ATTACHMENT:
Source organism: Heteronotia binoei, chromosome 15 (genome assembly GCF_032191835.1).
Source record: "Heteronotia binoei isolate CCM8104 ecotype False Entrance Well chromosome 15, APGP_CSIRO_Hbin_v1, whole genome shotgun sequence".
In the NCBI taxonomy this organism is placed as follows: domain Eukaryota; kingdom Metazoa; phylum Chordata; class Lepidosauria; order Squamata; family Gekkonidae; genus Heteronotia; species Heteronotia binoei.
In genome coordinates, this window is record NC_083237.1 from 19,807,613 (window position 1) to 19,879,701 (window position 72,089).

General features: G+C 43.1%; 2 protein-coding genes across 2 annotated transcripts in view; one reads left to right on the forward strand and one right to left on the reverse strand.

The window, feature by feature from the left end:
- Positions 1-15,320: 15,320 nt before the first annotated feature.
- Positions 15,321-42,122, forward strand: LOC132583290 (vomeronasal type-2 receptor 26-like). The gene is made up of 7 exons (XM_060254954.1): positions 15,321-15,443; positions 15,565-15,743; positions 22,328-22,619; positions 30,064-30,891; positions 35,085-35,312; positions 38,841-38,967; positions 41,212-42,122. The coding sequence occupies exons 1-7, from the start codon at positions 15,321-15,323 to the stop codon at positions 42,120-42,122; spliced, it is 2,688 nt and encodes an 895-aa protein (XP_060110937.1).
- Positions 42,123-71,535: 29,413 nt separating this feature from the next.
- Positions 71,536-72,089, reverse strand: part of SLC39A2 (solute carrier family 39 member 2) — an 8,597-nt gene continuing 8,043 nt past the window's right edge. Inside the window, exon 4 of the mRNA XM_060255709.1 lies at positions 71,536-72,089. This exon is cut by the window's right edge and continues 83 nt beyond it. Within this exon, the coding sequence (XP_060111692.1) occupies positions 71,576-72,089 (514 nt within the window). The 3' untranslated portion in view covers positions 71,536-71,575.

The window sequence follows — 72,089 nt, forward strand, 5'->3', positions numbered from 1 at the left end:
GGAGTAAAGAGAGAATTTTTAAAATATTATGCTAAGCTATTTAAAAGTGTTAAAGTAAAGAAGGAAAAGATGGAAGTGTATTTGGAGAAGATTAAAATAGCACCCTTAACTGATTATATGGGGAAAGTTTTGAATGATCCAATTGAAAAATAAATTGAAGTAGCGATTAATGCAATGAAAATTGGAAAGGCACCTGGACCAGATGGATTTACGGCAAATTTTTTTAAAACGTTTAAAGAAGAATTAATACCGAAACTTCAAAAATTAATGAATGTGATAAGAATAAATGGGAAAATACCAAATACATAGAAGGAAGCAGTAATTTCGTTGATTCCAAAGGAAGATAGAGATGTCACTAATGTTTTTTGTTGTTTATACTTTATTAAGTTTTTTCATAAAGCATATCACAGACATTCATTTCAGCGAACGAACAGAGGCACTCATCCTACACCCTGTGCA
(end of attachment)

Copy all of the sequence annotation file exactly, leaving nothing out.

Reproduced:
Source organism: Heteronotia binoei, chromosome 15 (genome assembly GCF_032191835.1).
Source record: "Heteronotia binoei isolate CCM8104 ecotype False Entrance Well chromosome 15, APGP_CSIRO_Hbin_v1, whole genome shotgun sequence".
In the NCBI taxonomy this organism is placed as follows: domain Eukaryota; kingdom Metazoa; phylum Chordata; class Lepidosauria; order Squamata; family Gekkonidae; genus Heteronotia; species Heteronotia binoei.
In genome coordinates, this window is record NC_083237.1 from 19,807,613 (window position 1) to 19,879,701 (window position 72,089).

General features: G+C 43.1%; 2 protein-coding genes across 2 annotated transcripts in view; one reads left to right on the forward strand and one right to left on the reverse strand.

The window, feature by feature from the left end:
- Positions 1-15,320: 15,320 nt before the first annotated feature.
- Positions 15,321-42,122, forward strand: LOC132583290 (vomeronasal type-2 receptor 26-like). The gene is made up of 7 exons (XM_060254954.1): positions 15,321-15,443; positions 15,565-15,743; positions 22,328-22,619; positions 30,064-30,891; positions 35,085-35,312; positions 38,841-38,967; positions 41,212-42,122. The coding sequence occupies exons 1-7, from the start codon at positions 15,321-15,323 to the stop codon at positions 42,120-42,122; spliced, it is 2,688 nt and encodes an 895-aa protein (XP_060110937.1).
- Positions 42,123-71,535: 29,413 nt separating this feature from the next.
- Positions 71,536-72,089, reverse strand: part of SLC39A2 (solute carrier family 39 member 2) — an 8,597-nt gene continuing 8,043 nt past the window's right edge. Inside the window, exon 4 of the mRNA XM_060255709.1 lies at positions 71,536-72,089. This exon is cut by the window's right edge and continues 83 nt beyond it. Within this exon, the coding sequence (XP_060111692.1) occupies positions 71,576-72,089 (514 nt within the window). The 3' untranslated portion in view covers positions 71,536-71,575.

The window sequence follows — 72,089 nt, forward strand, 5'->3', positions numbered from 1 at the left end:
GGAGTAAAGAGAGAATTTTTAAAATATTATGCTAAGCTATTTAAAAGTGTTAAAGTAAAGAAGGAAAAGATGGAAGTGTATTTGGAGAAGATTAAAATAGCACCCTTAACTGATTATATGGGGAAAGTTTTGAATGATCCAATTGAAAAATAAATTGAAGTAGCGATTAATGCAATGAAAATTGGAAAGGCACCTGGACCAGATGGATTTACGGCAAATTTTTTTAAAACGTTTAAAGAAGAATTAATACCGAAACTTCAAAAATTAATGAATGTGATAAGAATAAATGGGAAAATACCAAATACATAGAAGGAAGCAGTAATTTCGTTGATTCCAAAGGAAGATAGAGATGTCACTAATGTTTTTTGTTGTTTATACTTTATTAAGTTTTTTCATAAAGCATATCACAGACATTCATTTCAGCGAACGAACAGAGGCACTCATCCTACACCCTGTGCA